Current navigation level
Previous navigation level
Next navigation level
Current navigation level

Economic Policy and Causal Machine Learning

The goal is to apply recent methodological advances in the field of causal machine learning to improve policy making.

The availability of “Big Data” and abundance of computing power triggered the development of new methods for causal analysis based on machine learning. Our research interest is to investigate the potential of these causal machine learning methods and to make them applicable for real world policy questions. They can guide optimal policy decisions and help to systematically evaluate existing policy measure.

This research receives funding from the Swiss National Science Foundation. The project Causal analysis with Big Data is part of the National Research Programme 75 “Big Data” (NRP 75) and the project Chances and risks of data-driven decision making for labour market policy is part of the National Research Programme 77 “Digital Transformation” (NRP 77).

The current discussion papers are published on this page. Please contact the authors directly if you have any content-related questions or suggestions.

Discussion Papers
2020-05 Roland Hodler, Michael Lechner, Paul Raschky Reassessing the Resource Curse Using Causal Machine Learning DP-2005
2020-04 Michael Knaus Double Machine Learning Based Program Evaluation under Unconfoundedness DP-2004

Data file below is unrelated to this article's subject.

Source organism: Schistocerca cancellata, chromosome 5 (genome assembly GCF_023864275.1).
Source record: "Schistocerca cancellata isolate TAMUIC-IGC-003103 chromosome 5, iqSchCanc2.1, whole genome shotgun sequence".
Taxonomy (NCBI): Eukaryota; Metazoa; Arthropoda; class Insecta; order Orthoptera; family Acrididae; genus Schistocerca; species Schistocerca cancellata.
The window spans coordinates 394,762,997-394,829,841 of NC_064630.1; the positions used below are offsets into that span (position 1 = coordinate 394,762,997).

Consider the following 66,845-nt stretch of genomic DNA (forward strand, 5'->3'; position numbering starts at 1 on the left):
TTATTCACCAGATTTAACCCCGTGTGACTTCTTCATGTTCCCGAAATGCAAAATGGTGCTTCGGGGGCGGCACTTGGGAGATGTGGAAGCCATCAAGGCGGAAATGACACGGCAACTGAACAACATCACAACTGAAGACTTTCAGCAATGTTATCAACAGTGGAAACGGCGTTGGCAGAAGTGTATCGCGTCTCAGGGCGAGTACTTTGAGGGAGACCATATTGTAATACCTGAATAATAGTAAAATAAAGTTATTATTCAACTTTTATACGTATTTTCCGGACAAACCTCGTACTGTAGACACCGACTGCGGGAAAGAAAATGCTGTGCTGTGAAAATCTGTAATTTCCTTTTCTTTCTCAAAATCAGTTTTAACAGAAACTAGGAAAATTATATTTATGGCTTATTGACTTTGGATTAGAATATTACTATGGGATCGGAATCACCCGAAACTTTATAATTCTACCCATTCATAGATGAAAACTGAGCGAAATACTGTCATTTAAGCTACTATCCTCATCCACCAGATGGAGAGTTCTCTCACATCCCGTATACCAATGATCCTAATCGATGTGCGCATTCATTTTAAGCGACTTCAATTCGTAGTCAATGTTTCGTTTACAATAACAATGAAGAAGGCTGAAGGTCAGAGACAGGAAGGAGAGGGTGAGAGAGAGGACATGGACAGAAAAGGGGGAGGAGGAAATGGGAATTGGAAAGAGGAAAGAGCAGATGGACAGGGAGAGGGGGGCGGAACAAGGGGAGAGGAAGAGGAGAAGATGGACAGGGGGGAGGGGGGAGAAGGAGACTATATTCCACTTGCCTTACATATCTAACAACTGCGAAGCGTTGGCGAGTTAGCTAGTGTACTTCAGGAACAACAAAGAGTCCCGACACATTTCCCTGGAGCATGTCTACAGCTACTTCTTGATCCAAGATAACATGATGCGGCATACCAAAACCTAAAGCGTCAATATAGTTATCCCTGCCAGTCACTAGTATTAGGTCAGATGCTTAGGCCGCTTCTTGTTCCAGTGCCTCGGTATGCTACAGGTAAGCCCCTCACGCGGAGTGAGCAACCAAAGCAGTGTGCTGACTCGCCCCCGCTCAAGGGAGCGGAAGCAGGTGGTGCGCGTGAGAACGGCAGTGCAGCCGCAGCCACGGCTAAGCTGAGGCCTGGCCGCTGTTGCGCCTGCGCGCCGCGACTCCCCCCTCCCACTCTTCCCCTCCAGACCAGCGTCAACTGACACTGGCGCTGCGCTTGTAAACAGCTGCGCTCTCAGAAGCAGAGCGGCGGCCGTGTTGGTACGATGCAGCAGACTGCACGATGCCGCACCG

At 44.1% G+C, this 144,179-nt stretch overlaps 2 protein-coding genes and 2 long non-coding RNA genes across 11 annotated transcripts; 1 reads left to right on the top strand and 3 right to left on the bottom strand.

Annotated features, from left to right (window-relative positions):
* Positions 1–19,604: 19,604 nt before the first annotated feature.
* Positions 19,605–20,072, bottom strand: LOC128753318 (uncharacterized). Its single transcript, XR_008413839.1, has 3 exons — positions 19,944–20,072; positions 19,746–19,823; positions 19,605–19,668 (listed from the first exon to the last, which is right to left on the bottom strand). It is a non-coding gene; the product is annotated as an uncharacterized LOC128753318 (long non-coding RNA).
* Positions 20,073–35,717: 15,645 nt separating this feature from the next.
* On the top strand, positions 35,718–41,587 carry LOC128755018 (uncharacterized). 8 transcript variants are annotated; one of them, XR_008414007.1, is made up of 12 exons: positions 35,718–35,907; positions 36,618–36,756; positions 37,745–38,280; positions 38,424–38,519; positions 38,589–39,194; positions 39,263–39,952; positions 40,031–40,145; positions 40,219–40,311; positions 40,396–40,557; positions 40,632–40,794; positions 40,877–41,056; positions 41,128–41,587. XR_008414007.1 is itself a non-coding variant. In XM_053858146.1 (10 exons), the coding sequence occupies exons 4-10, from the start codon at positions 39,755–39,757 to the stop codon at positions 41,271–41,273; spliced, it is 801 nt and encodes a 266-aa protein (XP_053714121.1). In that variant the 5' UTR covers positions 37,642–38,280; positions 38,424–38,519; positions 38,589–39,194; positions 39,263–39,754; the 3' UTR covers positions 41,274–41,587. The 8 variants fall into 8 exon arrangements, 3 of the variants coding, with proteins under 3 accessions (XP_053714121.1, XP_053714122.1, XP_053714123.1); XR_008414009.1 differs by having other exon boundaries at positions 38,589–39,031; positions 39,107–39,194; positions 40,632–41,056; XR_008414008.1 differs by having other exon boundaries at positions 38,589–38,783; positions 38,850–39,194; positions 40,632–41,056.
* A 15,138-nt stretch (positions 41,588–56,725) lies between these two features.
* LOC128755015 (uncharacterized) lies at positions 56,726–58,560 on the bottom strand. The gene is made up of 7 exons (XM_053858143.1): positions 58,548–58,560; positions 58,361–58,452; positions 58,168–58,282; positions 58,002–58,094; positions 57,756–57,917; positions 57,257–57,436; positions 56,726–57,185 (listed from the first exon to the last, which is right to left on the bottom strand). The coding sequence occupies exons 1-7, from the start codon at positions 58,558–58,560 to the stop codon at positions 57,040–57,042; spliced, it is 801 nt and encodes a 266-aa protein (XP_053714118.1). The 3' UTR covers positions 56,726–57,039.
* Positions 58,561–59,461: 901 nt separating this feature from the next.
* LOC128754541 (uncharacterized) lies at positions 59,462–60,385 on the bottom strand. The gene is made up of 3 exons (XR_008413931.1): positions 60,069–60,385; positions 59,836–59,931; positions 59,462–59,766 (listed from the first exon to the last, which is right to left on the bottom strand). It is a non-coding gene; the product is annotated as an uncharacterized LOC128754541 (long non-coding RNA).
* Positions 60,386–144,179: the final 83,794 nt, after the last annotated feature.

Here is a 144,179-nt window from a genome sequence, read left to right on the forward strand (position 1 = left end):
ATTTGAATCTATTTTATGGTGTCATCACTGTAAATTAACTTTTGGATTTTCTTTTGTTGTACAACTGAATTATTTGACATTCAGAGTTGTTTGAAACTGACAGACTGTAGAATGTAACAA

2020-03 Audrino, F.; Chassot, J.; Knaus, M.; Lechner, M.; Ortega, J.-P. How does Post-Earnings Announcements Sentiment Affect Firms' Dynamicy? New Evidence from Causal Machine Learning DP-2003
2020-02 Hugo BodoryMartin HuberLukáš Lafférs
 Evaluating (weighted) Dynamic Treatment Effects by Double Machine Learning DP-2002
2020-01 Daniel Goller Analysing a Built-In Advantage in Asymmetric Darts Contests Using Causal Machine Learning DP-2001
2019-3 Bart Cockx, Michael Lechner, Joost Bollens Priority to unemployed immigrants? A causal machine learning evaluation of training in Belgium
2019-2 Michael Zimmert, Michael Lechner Nonparametric estimation of causal heterogeneity under high-dimensional confounding DP-1902 
2019-01 Daniel Goller, Michael Lechner, Andreas Moczall, Joachim Wolff
Does the estimation of the propensity score by machine learning improve matching estimation? The case of Germany’s programmes for long term unemployed
2018-06 Anthony Strittmatter
What is the Value Added by using Causal Machine Learning Methods in a Welfare Experiment Evaluation
2018-05 Michael Lechner Modified Causal Forest for Estimating Heterogeneous Causal Effects DP-1805 
2018-04 Michael Zimmert Difference-in-Differences Estimation with High-Dimensional Common Trend Confounding  DP-1804
2018-03 Michael Knaus, Michael Lechner, Anthony Strittmatter  Machine Learning Estimation of Heterogeneous Causal Effects: Empirical Monte Carlo Evidence DP-1803
Michael Knaus A Double Machine Learning Approach to Estimate the Effects of Musical Practice on Student's Skills DP-1802
Michael Zimmert  The Finite Sample Performance of Treatment Effects Estimators based on the Lasso
2017-01 Michael Knaus, Michael Lechner, Anthony Strittmatter
Heterogeneous Employment Effects of Job Search Programmes: A Machine Learning Approach